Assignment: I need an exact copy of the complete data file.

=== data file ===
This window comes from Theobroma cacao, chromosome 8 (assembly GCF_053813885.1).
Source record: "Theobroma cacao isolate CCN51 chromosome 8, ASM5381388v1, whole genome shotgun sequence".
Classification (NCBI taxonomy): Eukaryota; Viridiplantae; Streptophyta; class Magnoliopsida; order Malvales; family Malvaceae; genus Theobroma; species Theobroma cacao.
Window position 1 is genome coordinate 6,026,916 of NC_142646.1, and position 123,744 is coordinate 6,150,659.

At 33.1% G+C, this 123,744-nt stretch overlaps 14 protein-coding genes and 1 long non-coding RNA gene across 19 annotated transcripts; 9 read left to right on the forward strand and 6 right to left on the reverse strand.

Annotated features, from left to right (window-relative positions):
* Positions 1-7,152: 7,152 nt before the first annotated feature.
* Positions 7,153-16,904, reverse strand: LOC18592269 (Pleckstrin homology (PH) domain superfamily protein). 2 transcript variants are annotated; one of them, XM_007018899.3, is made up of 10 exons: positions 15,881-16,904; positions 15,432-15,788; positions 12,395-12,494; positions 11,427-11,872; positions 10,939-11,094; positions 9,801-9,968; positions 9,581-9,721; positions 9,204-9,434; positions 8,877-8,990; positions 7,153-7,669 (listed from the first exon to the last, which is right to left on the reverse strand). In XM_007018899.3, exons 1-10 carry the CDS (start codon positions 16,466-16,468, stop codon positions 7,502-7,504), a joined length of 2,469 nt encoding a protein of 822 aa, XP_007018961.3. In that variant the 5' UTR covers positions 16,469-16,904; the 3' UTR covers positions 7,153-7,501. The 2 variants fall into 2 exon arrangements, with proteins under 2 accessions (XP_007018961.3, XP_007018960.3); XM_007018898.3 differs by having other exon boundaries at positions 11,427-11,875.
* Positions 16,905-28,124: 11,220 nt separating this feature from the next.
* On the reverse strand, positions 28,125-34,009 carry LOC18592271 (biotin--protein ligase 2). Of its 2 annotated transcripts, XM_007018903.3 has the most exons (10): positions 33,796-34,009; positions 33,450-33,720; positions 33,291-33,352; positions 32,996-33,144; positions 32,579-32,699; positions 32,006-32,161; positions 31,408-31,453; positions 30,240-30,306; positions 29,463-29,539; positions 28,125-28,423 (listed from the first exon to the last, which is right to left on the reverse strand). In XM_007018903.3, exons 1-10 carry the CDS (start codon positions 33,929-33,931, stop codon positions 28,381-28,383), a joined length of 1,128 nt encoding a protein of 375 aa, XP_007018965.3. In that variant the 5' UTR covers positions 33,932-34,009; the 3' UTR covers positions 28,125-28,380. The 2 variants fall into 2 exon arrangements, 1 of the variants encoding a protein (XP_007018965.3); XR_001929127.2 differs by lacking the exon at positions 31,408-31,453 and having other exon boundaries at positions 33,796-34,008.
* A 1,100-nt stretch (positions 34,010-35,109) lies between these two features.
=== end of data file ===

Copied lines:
This window comes from Theobroma cacao, chromosome 8 (assembly GCF_053813885.1).
Source record: "Theobroma cacao isolate CCN51 chromosome 8, ASM5381388v1, whole genome shotgun sequence".
Classification (NCBI taxonomy): Eukaryota; Viridiplantae; Streptophyta; class Magnoliopsida; order Malvales; family Malvaceae; genus Theobroma; species Theobroma cacao.
Window position 1 is genome coordinate 6,026,916 of NC_142646.1, and position 123,744 is coordinate 6,150,659.

At 33.1% G+C, this 123,744-nt stretch overlaps 14 protein-coding genes and 1 long non-coding RNA gene across 19 annotated transcripts; 9 read left to right on the forward strand and 6 right to left on the reverse strand.

Annotated features, from left to right (window-relative positions):
* Positions 1-7,152: 7,152 nt before the first annotated feature.
* Positions 7,153-16,904, reverse strand: LOC18592269 (Pleckstrin homology (PH) domain superfamily protein). 2 transcript variants are annotated; one of them, XM_007018899.3, is made up of 10 exons: positions 15,881-16,904; positions 15,432-15,788; positions 12,395-12,494; positions 11,427-11,872; positions 10,939-11,094; positions 9,801-9,968; positions 9,581-9,721; positions 9,204-9,434; positions 8,877-8,990; positions 7,153-7,669 (listed from the first exon to the last, which is right to left on the reverse strand). In XM_007018899.3, exons 1-10 carry the CDS (start codon positions 16,466-16,468, stop codon positions 7,502-7,504), a joined length of 2,469 nt encoding a protein of 822 aa, XP_007018961.3. In that variant the 5' UTR covers positions 16,469-16,904; the 3' UTR covers positions 7,153-7,501. The 2 variants fall into 2 exon arrangements, with proteins under 2 accessions (XP_007018961.3, XP_007018960.3); XM_007018898.3 differs by having other exon boundaries at positions 11,427-11,875.
* Positions 16,905-28,124: 11,220 nt separating this feature from the next.
* On the reverse strand, positions 28,125-34,009 carry LOC18592271 (biotin--protein ligase 2). Of its 2 annotated transcripts, XM_007018903.3 has the most exons (10): positions 33,796-34,009; positions 33,450-33,720; positions 33,291-33,352; positions 32,996-33,144; positions 32,579-32,699; positions 32,006-32,161; positions 31,408-31,453; positions 30,240-30,306; positions 29,463-29,539; positions 28,125-28,423 (listed from the first exon to the last, which is right to left on the reverse strand). In XM_007018903.3, exons 1-10 carry the CDS (start codon positions 33,929-33,931, stop codon positions 28,381-28,383), a joined length of 1,128 nt encoding a protein of 375 aa, XP_007018965.3. In that variant the 5' UTR covers positions 33,932-34,009; the 3' UTR covers positions 28,125-28,380. The 2 variants fall into 2 exon arrangements, 1 of the variants encoding a protein (XP_007018965.3); XR_001929127.2 differs by lacking the exon at positions 31,408-31,453 and having other exon boundaries at positions 33,796-34,008.
* A 1,100-nt stretch (positions 34,010-35,109) lies between these two features.